Where's Poppa? is based on an eponymous novel by Robert Klane, who earned a WGA Award nomination for his adapted screenplay. But many good touches, such as the movie's constantly varying pace, come from director Carl Reiner, a long-life comedy specialist. Reiner has made a number of interestingly off-kilter pictures, including Oh, God! (1977), starring George Burns as the title character, and Dead Men Don't Wear Plaid (1982), starring Steve Martin and a lot of film-noir excerpts; in the 1960s he also devised The Dick Van Dyke Show, one of the all-time-great TV sitcoms. In the cast, Gordon is great and so is Segal, who starred in Who's Afraid of Virginia Woolf? (1966) and California Split (1974) during the same phase of his career. Also present are Ron Leibman as Gordon's brother, Rob Reiner and Vincent Gardenia as two of Gordon's clients, Paul Sorvino as the proprietor of an old folks' home, and Trish Van Devere as nurse Louise, her first major role.
Reviews of Where's Poppa? have been mixed. Time critic Stefan Kanfer noted the Freudian implications of a story about a mother who keeps flummoxing her son's sex life: "From Oedipus complex it [is] an easy plunge to Oedipus simple," he wrote, "bottoming out in pop-psych idiocy like Where's Poppa?," a movie that "is but a single joke, and the punch line is the commonplace twelve-letter obscenity." Roger Greenspun was more upbeat in the New York Times, saying the film profits from "an exceptionally viable mixture of local jokes and black comedy" and becomes "desperately funny" at times. Variety said that while the screenplay is "very close to tragedy," the movie gets laughs because Reiner and the others "work from the firm conviction that everyone, at least everyone living in New York City, is insane." But closest to the mark was Roger Ebert, who compared the picture with The Producers (1968) and credited it with "a certain kind of humor that rises below vulgarity." Mrs. Hocheiser herself couldn't have put it better.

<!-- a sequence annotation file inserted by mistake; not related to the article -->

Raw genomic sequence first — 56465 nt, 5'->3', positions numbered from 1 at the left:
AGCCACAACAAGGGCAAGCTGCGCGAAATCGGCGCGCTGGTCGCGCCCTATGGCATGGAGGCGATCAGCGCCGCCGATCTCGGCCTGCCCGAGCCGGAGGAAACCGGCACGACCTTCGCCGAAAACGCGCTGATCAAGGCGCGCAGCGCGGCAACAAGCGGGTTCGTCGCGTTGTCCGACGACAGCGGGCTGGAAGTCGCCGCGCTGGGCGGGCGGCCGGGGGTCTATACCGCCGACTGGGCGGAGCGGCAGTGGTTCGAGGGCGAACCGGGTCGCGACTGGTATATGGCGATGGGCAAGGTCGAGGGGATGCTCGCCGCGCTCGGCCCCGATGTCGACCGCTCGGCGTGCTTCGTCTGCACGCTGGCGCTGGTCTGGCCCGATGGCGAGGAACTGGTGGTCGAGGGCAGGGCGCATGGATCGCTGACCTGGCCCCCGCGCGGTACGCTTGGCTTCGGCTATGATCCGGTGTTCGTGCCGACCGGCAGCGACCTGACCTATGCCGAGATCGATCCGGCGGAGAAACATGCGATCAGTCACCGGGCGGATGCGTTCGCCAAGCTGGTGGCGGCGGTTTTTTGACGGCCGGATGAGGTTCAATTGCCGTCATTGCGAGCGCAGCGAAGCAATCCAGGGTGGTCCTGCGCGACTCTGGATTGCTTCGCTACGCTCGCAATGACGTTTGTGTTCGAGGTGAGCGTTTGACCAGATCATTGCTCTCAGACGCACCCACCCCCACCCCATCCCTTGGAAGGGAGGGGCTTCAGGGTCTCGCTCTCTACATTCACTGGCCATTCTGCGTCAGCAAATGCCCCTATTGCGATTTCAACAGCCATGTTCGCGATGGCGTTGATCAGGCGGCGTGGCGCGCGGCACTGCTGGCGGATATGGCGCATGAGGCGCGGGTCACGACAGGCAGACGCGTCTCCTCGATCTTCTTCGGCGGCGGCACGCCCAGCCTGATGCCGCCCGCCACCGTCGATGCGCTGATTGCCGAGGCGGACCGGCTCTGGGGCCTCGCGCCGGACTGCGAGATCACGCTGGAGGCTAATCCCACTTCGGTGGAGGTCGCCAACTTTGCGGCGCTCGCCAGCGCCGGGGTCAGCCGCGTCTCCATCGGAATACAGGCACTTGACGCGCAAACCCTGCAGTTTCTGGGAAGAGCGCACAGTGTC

Director: Carl Reiner
Producers: Jerry Tokofsky, Marvin Worth
Screenplay: Robert Klane, based on his novel
Cinematographer: Jack Priestley
Film Editing: Bud Molin, Chic Ciccolini
Art Direction: Warren Clymer
Music: Jack Elliott, with songs by Norman Gimbel and Jack Elliott
With: George Segal (Gordon Hocheiser), Ruth Gordon (Mrs. Hocheiser), Ron Leibman (Sidney Hocheiser), Barnard Hughes (Colonel Hendriks), Vincent Gardenia (Coach Williams), Trish Van Devere (Louise Callan), Rae Allen (Gladys Hocheiser), Rob Reiner (Roger), Paul Sorvino (Owner of "Gus & Grace's Home"), William Le Massena (Judge), Michael McGuire (Army Lawyer), Martha Greenhouse (Owner of "Happytime Farms"), Israel Lang (Muthafucka), Garrett Morris (Garrett), Arnold Williams (Arnold), Buddy Butler (Buddy), Joe Keyes, Jr. (Gang Leader), Jane Hoffman (First Job Applicant), Alice Drummond (Woman in Elevator), Jack Manning (Lawyer for Memphis Maulers), John Gilliar (Policeman in Courthouse), Bill Adams (unidentified), Edward Brooks (Sheldon Hocheiser), Helen Martin (Second Job Applicant), Tom Atkins (Policeman in Apartment), Florence Tarlow (Miss Morgiani), Rehn Scofield (Bailiff), April Geleta (Taxi Lady), W. Benson Terry (Cab Driver), Vic Ramos (unidentified), John McCurry (Policeman in Jail Cell), Fuddles (Shoeshine Man)
by David Sterritt